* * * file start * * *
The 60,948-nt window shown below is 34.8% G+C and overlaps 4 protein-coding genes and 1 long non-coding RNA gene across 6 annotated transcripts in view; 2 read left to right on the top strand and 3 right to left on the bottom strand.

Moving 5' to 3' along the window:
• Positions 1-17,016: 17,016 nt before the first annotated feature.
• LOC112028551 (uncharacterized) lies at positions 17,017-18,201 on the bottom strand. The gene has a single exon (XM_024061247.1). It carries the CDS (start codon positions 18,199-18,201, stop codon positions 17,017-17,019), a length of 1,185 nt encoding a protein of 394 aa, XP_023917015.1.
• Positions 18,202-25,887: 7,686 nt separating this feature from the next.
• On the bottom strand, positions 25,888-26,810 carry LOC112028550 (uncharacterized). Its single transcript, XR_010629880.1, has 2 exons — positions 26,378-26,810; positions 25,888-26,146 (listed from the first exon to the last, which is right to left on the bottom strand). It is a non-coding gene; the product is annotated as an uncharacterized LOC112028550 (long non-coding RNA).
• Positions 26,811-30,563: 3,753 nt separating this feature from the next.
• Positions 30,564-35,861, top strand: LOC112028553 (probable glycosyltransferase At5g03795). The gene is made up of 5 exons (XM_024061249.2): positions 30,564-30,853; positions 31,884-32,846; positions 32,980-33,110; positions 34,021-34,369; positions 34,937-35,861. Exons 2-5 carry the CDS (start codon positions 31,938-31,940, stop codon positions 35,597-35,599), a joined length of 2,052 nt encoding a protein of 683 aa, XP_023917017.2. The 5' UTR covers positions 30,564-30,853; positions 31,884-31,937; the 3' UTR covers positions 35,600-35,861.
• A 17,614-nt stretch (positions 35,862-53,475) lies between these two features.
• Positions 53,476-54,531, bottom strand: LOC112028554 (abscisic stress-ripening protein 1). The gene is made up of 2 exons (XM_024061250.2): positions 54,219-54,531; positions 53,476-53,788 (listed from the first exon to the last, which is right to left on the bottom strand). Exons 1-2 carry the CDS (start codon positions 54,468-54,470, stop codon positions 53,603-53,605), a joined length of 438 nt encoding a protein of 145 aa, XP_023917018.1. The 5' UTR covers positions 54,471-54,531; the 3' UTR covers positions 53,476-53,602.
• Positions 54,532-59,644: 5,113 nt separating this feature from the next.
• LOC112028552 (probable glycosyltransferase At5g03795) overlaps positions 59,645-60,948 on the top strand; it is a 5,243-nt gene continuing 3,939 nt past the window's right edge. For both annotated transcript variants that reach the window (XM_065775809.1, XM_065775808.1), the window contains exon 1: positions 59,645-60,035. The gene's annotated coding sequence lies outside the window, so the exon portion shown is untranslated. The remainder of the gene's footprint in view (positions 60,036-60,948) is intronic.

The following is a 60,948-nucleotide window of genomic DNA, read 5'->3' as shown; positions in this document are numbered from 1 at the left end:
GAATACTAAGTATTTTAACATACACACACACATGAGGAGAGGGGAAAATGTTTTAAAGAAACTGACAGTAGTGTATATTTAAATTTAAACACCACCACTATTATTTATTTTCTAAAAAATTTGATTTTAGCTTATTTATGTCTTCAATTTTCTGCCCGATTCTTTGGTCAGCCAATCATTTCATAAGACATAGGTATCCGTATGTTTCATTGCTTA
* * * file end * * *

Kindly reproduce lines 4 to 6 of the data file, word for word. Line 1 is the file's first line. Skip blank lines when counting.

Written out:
• LOC112028551 (uncharacterized) lies at positions 17,017-18,201 on the bottom strand. The gene has a single exon (XM_024061247.1). It carries the CDS (start codon positions 18,199-18,201, stop codon positions 17,017-17,019), a length of 1,185 nt encoding a protein of 394 aa, XP_023917015.1.
• Positions 18,202-25,887: 7,686 nt separating this feature from the next.
• On the bottom strand, positions 25,888-26,810 carry LOC112028550 (uncharacterized). Its single transcript, XR_010629880.1, has 2 exons — positions 26,378-26,810; positions 25,888-26,146 (listed from the first exon to the last, which is right to left on the bottom strand). It is a non-coding gene; the product is annotated as an uncharacterized LOC112028550 (long non-coding RNA).